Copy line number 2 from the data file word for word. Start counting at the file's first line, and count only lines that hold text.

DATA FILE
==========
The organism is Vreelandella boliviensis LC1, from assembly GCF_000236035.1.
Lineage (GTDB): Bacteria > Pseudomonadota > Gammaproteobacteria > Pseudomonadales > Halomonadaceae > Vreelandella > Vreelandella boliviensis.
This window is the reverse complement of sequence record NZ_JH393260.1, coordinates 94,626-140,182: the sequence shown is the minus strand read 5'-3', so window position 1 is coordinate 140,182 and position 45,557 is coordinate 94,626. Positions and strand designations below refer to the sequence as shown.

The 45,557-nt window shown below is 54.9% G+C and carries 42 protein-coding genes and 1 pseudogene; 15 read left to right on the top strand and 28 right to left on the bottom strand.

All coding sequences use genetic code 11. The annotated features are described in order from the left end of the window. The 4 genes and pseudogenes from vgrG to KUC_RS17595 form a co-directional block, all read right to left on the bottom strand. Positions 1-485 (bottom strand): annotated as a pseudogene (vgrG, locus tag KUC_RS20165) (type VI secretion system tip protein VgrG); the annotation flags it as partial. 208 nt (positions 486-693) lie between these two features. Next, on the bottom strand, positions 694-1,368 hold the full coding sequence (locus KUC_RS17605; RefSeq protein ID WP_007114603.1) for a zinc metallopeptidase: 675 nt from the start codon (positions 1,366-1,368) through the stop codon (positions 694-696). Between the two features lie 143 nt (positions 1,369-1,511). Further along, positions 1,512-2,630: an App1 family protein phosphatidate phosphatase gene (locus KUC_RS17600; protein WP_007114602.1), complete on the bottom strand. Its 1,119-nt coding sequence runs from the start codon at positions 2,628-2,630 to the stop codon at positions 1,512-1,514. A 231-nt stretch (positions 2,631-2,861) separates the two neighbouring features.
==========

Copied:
Lineage (GTDB): Bacteria > Pseudomonadota > Gammaproteobacteria > Pseudomonadales > Halomonadaceae > Vreelandella > Vreelandella boliviensis.